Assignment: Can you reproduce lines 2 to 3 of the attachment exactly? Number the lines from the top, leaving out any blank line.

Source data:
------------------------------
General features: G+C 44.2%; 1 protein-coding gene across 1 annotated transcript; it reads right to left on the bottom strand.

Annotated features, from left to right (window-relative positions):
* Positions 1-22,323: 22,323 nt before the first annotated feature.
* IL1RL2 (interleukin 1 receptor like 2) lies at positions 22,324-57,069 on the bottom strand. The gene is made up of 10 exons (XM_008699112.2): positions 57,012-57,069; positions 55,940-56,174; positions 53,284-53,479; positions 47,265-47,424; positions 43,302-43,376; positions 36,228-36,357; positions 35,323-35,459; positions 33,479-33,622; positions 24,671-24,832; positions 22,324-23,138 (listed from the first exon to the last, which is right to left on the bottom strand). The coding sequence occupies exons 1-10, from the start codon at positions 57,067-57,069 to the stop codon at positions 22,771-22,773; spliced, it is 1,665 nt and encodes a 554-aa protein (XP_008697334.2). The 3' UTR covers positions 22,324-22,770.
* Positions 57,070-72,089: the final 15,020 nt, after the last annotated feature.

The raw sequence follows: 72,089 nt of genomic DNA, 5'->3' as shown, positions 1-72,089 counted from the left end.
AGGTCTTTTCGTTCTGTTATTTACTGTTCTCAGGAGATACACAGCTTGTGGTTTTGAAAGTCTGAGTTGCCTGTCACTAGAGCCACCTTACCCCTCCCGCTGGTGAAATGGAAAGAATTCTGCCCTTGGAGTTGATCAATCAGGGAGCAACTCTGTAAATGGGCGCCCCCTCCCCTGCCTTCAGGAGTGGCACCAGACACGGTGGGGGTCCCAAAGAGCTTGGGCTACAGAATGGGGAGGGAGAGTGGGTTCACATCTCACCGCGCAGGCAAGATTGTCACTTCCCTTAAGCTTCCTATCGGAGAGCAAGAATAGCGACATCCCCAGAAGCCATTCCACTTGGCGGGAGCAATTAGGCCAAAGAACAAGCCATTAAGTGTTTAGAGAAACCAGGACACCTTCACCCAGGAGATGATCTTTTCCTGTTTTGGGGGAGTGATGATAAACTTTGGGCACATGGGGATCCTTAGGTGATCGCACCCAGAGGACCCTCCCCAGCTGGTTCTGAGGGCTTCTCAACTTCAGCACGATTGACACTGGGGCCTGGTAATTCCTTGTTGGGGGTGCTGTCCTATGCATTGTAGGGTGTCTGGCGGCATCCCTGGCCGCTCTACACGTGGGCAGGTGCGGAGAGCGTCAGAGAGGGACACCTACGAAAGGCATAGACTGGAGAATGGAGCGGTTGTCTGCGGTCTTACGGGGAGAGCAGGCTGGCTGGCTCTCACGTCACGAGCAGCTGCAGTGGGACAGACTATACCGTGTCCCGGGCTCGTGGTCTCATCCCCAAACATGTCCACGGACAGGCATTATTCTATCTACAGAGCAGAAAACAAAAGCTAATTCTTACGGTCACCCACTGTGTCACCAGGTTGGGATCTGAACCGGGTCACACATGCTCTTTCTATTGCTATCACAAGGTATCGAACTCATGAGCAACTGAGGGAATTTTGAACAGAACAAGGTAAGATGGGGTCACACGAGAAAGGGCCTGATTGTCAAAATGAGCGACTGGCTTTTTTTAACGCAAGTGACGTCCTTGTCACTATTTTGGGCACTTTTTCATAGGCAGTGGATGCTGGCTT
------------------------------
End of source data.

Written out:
Annotated features, from left to right (window-relative positions):
* Positions 1-22,323: 22,323 nt before the first annotated feature.